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Table 3 Compliance with the Stability and Growth Pact: Euro area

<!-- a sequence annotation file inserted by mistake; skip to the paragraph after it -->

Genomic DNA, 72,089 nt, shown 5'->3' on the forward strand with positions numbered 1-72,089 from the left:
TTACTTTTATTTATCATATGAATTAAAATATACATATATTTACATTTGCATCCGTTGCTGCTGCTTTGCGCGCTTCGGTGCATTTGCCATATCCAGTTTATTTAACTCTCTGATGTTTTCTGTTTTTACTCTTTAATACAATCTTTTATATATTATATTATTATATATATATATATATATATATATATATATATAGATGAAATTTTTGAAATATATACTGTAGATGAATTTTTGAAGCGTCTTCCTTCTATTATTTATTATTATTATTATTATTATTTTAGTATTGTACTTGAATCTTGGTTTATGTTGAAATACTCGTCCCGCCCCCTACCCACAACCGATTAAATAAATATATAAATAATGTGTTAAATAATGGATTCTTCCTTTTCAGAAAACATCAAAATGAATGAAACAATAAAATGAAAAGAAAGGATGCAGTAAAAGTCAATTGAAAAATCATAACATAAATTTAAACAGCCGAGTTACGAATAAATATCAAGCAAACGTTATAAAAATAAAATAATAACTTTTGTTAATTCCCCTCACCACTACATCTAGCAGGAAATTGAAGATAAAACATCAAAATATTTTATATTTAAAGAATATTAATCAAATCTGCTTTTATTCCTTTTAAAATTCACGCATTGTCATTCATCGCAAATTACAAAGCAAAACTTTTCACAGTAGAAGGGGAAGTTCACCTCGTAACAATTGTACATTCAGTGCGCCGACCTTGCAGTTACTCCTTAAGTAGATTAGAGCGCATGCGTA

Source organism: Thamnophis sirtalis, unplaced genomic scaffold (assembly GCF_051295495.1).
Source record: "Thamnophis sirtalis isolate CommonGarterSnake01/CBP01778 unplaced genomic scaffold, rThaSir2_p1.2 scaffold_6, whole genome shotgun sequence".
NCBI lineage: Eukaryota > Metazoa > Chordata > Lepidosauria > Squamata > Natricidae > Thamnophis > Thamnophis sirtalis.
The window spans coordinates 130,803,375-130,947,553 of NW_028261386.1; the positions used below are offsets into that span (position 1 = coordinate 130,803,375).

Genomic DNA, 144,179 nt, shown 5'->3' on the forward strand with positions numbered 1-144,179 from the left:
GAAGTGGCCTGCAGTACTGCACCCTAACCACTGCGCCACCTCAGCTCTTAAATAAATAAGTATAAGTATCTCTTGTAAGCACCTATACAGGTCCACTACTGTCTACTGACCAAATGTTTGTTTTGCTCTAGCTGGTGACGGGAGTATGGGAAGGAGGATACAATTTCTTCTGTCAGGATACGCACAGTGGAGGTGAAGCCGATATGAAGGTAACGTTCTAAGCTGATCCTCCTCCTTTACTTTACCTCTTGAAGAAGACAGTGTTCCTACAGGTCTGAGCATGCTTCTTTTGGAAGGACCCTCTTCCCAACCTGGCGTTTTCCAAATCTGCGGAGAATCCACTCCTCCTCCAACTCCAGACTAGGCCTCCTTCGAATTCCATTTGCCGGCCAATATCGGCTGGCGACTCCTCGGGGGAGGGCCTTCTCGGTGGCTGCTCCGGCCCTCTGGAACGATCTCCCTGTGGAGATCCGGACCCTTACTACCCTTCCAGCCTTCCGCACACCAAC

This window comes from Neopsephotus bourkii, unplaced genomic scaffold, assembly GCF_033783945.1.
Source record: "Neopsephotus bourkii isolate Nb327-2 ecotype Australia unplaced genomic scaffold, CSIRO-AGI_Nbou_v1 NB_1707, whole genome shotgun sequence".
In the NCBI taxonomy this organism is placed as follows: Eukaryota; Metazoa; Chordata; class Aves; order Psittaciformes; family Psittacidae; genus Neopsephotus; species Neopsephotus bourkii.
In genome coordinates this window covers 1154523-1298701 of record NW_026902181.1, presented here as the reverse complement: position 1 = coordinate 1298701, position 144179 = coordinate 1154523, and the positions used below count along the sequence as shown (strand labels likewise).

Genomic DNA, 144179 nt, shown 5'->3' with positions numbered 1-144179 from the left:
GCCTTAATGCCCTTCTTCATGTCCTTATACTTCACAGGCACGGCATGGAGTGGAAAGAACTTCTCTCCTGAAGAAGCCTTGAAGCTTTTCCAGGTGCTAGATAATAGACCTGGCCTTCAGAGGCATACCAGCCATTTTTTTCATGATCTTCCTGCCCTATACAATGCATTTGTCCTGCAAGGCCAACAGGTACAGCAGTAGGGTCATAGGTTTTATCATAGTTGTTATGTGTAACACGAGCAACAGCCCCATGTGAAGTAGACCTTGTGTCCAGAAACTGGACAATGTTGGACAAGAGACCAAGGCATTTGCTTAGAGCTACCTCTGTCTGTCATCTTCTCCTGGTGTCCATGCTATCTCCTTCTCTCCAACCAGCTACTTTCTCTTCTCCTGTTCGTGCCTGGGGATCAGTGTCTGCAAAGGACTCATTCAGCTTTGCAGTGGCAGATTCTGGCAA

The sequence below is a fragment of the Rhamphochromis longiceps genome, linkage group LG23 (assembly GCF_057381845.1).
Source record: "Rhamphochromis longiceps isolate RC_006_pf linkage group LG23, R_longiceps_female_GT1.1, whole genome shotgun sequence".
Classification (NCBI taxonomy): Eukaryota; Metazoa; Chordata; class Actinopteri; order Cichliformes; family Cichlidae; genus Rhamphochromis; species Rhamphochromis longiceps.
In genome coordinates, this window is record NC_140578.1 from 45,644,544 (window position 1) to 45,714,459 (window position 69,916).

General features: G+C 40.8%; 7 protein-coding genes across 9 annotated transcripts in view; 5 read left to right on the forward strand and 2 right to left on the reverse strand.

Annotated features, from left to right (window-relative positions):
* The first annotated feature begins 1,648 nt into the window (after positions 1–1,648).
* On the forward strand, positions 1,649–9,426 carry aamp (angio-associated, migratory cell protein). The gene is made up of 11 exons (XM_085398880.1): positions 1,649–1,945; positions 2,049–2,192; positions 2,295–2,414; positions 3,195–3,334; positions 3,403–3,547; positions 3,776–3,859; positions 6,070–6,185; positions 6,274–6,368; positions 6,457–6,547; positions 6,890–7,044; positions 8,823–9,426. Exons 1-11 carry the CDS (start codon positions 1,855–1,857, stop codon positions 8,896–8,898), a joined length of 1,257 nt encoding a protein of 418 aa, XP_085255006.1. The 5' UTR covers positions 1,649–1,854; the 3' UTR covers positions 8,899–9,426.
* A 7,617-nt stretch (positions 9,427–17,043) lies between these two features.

184 2000 2001 2002 2003 2004 2005 2006 2007 2008 2009 2010 2011 0 0 6 7 7 15 16 16 15 16 18 21 24 5.1 42.5 6.1 6.3 -0.5 55.6 0.9 35.2 -0.2 50.7 0.4 106.5 -1.9 68.1 -1.5 56.9 0.0 66.8 -4.3 51.2 -3.1 59.1 -3.1 108.2 -4.5 103.7 4.1 41.5 2.1 6.3 -0.2 52.6 -0.4 31.9 -2.1 50.5 -0.1 103.4 -2.6 67.9 -3.1 58.8 -0.7 66.2 -2.9 53.8 -3.8 60.7 -3.1 105.1 -4.8 101.7 2.6 44.5 0.5 6.1 -0.3 48.8 0.4 30.7 -3.1 52.0 -0.1 98.4 -3.1 69.1 -4.1 62.9 -1.5 65.3 -3.0 55.9 -4.2 64.4 -3.6 103.9 -5.6 97.4 2.5 44.4 -1.1 6.3 -0.1 46.3 1.4 29.4 -1.7 52.4 -0.3 94.0 -2.9 69.5 -3.6 64.9 -4.4 64.7 -3.4 57.6 -3.8 66.3 -3.5 103.4 -7.5 98.6 2.8 41.7 0.0 6.1 1.3 43.1 1.7 27.2 -0.3 51.8 -2.7 92.0 -2.5 70.1 -2.9 66.4 -1.7 64.2 -5.9 62.8 -3.3 68.6 -4.4 105.4 -5.2 100.0 4.1 39.6 1.4 6.7 2.4 39.6 2.9 24.7 0.5 47.4 0.1 88.0 -1.3 68.5 -2.3 63.7 -1.5 62.3 -4.1 63.9 -1.6 68.1 -3.4 106.1 -5.7 106.1 5.3 35.2 3.7 6.7 1.9 36.2 0.1 24.9 0.2 45.3 -0.3 84.1 -0.7 66.3 -2.7 64.2 -0.9 60.2 -3.1 68.3 0.2 65.2 -1.6 103.1 -6.5 107.4 4.3 33.9 3.0 13.7 -4.5 40.1 -7.3 44.3 0.5 58.5 -1.3 89.3 -2.1 70.1 -3.3 68.2 -0.9 63.8 -3.6 71.6 -0.1 66.7 -2.7 105.8 -9.8 113.0 -2.5 43.5 -0.8 14.8 -11.2 53.9 -14.0 65.1 -5.6 60.8 -5.6 95.8 -6.4 79.9 -7.5 79.2 -4.1 69.5 -10.2 83.1 -3.2 74.4 -5.4 116.0 -15.6 129.4 -2.5 48.4 -0.9 19.1 -9.3 61.2 -31.2 92.5 -5.1 62.9 -3.8 96.0 -6.2 85.3 -7.1 82.3 -4.5 71.9 -9.8 93.3 -4.3 83.0 -4.6 118.6 -10.3 145.0 -0.5 48.6 -0.6 18.2 -8.5 68.5 -13.1 108.2 -4.7 65.2 -3.7 98.0 -4.1 87.2 -5.2 85.8 -2.6 72.2 -4.2 107.8 -1.0 81.2 -3.9 120.1 -9.1 165.3